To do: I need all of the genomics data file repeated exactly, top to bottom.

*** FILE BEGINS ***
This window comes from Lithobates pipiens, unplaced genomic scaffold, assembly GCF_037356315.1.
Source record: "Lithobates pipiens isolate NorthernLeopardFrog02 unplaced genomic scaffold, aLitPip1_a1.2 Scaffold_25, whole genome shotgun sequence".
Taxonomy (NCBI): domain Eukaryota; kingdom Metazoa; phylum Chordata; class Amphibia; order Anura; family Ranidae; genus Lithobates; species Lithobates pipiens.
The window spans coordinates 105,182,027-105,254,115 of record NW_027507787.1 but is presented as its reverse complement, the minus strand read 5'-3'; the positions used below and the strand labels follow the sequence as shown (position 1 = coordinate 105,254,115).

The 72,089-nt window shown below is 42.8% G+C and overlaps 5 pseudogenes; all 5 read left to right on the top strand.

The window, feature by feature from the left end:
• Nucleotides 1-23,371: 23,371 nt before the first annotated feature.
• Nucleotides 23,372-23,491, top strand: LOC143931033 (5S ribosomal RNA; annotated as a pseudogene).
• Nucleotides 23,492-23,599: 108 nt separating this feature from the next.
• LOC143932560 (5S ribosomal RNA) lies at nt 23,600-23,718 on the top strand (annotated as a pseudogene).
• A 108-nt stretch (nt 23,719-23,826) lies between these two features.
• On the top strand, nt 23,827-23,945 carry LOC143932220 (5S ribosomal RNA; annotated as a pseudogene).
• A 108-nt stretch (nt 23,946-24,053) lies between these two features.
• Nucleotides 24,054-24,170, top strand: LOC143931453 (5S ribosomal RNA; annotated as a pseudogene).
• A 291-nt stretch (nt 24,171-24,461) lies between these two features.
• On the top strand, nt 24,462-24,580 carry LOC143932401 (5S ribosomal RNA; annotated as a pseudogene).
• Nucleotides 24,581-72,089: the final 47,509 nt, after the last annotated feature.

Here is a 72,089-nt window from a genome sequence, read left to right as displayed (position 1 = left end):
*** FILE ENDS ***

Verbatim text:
This window comes from Lithobates pipiens, unplaced genomic scaffold, assembly GCF_037356315.1.
Source record: "Lithobates pipiens isolate NorthernLeopardFrog02 unplaced genomic scaffold, aLitPip1_a1.2 Scaffold_25, whole genome shotgun sequence".
Taxonomy (NCBI): domain Eukaryota; kingdom Metazoa; phylum Chordata; class Amphibia; order Anura; family Ranidae; genus Lithobates; species Lithobates pipiens.
The window spans coordinates 105,182,027-105,254,115 of record NW_027507787.1 but is presented as its reverse complement, the minus strand read 5'-3'; the positions used below and the strand labels follow the sequence as shown (position 1 = coordinate 105,254,115).

The 72,089-nt window shown below is 42.8% G+C and overlaps 5 pseudogenes; all 5 read left to right on the top strand.

The window, feature by feature from the left end:
• Nucleotides 1-23,371: 23,371 nt before the first annotated feature.
• Nucleotides 23,372-23,491, top strand: LOC143931033 (5S ribosomal RNA; annotated as a pseudogene).
• Nucleotides 23,492-23,599: 108 nt separating this feature from the next.
• LOC143932560 (5S ribosomal RNA) lies at nt 23,600-23,718 on the top strand (annotated as a pseudogene).
• A 108-nt stretch (nt 23,719-23,826) lies between these two features.
• On the top strand, nt 23,827-23,945 carry LOC143932220 (5S ribosomal RNA; annotated as a pseudogene).
• A 108-nt stretch (nt 23,946-24,053) lies between these two features.
• Nucleotides 24,054-24,170, top strand: LOC143931453 (5S ribosomal RNA; annotated as a pseudogene).
• A 291-nt stretch (nt 24,171-24,461) lies between these two features.
• On the top strand, nt 24,462-24,580 carry LOC143932401 (5S ribosomal RNA; annotated as a pseudogene).
• Nucleotides 24,581-72,089: the final 47,509 nt, after the last annotated feature.

Here is a 72,089-nt window from a genome sequence, read left to right as displayed (position 1 = left end):